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Inuit leader met in Rome with head of Catholic order to discuss charge against priest


A Canada-wide arrest warrant was issued in February for Rivoire, who is in his 90s and lives in Lyon, France

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The leader of the national organization representing Inuit people says he had a meeting with the head of a Catholic order in Rome to discuss the case of a priest accused of crimes against children in Nunavut.

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“I would hope that the Catholic Church’s faith dictates that they would work with us in a case where there are severe allegations of sexual abuse, especially sexual abuse of minors,” said Natan Obed, president of Inuit Tapiriit Kanatami.

Obed said he had a one-hour meeting Thursday with Louis Lougen, superior general of the Missionary Oblates of Mary Immaculate, to discuss the church’s responsibility in ensuring Johannes Rivoire is put on trial in Canada.

The meeting came after Obed asked Pope Francis during a meeting at the Vatican on Monday to personally intervene in Rivoire’s case.

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“I imagine this is an extraordinary request of the Pope, but that was the entire point of the request,” said Obed.

“The Pope is someone who has extraordinary powers above and beyond the power that we have tried to work with overtime on this case.”

A Canada-wide arrest warrant was issued in February for Rivoire, who is in his 90s and lives in Lyon, France. Nunavut RCMP said officers received a complaint last year regarding sexual assaults that allegedly occurred about 47 years ago.

Rivoire was in Canada from the early 1960s to 1993, when he returned to France.

A warrant was also issued for his arrest in 1998. He faced at least three charges of sexual abuse in the Nunavut communities of Arviat, Rankin Inlet and Naujaat. More than two decades later, the charges were stayed.

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The Public Prosecution Service of Canada said at the time it was partly due to France’s reluctance to extradite.

NDP MP Mumilaaq Qaqqaq holds a photo of Fr. Johannes Rivoire, who is wanted in Canada for abusing children in Nunavut but now resides in France, on Parliament Hill in Ottawa, in July 2021.
NDP MP Mumilaaq Qaqqaq holds a photo of Fr. Johannes Rivoire, who is wanted in Canada for abusing children in Nunavut but now resides in France, on Parliament Hill in Ottawa, in July 2021. Photo by Justin Tang /The Canadian Press

Obed said he was told that Lougen had personally contacted the priest and that Rivoire has refused to abide by a direction to return to Canada.

Lougen pledged to work with Inuit to seek justice in the case, although no details were provided, Obed added.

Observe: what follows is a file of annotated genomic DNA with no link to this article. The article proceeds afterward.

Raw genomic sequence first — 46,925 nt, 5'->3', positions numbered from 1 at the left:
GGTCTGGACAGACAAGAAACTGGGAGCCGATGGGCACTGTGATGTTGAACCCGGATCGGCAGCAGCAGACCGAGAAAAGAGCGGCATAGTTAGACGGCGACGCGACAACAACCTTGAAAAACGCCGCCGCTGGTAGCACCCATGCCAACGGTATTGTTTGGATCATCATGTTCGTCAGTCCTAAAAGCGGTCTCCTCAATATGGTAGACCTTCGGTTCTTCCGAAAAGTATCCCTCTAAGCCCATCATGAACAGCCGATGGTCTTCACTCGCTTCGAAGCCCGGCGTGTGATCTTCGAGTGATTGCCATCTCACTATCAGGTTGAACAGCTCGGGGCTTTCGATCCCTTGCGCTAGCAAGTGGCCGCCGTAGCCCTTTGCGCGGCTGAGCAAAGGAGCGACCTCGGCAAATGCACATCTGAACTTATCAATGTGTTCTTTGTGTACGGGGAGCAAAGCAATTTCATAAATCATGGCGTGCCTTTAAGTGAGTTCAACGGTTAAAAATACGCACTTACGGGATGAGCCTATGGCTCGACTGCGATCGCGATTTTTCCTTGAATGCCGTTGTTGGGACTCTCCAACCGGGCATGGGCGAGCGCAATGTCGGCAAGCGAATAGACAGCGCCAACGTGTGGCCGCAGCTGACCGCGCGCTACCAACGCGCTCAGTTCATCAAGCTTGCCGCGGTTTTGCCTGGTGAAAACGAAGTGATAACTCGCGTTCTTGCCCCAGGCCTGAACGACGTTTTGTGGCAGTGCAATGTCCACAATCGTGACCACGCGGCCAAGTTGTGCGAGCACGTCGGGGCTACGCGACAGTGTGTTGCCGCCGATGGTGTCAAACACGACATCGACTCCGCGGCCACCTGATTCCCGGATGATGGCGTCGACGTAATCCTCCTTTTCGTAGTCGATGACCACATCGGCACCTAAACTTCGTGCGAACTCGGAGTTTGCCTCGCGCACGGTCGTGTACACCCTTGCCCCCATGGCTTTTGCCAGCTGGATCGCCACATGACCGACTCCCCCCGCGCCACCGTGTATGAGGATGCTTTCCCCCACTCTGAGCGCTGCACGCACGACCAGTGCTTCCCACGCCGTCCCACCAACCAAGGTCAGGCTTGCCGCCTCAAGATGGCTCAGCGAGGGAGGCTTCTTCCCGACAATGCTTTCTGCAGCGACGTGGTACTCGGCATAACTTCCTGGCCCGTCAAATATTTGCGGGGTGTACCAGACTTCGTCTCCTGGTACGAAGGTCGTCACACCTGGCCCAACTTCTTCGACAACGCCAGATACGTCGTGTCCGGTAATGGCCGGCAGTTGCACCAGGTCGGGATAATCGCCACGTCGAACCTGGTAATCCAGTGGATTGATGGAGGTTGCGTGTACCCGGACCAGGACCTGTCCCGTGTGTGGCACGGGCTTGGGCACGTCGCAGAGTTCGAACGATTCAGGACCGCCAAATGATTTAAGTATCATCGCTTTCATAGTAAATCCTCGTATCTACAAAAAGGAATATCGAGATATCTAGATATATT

On Friday, Obed was among Indigenous delegates who attended a final meeting with the Pope at the Vatican. In a historic apology, Francis said he was “very sorry” for the church’s role in residential schools in Canada. He also asked for God’s forgiveness for the deplorable conduct of church members.

“I believe we are at a time where the eyes of Canada and the eyes of the world are on this particular encounter, a papal apology, and also understanding more about what has happened and the fact that justice has not been possible for the victims,” Obed said.

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“I think it compels the Catholic Church to act.”

Justice has not been possible for the victims

Earlier in the week, Obed asked the Pope to speak with Rivoire directly and ask him to go to Canada to face the charge. Obed also asked the Pope to request that France step in if Rivoire is not receptive.

Canadian Oblate leader Rev. Ken Thorson has also written to Canadian Justice Minister David Lametti, offering the religious order’s co-operation in any investigation.

Inuit leaders and politicians, from senators to Nunavut premiers, have continued to urge that the priest face trial. Those calls have grown with the discovery of unmarked graves at the sites of former residential schools run by the Catholic Church.

Piita Irniq, an Inuit elder who has been fighting for more than a decade to have Rivoire returned to Canada, has said there are at least six Inuit still living who allege Rivoire abused them.

“There’s been a lot of press and a lot of talk, so I think the people I’ve talked to are very hopeful,” Irniq said earlier this week.

“It feels more like justice.”

— With files from Bob Weber in Edmonton

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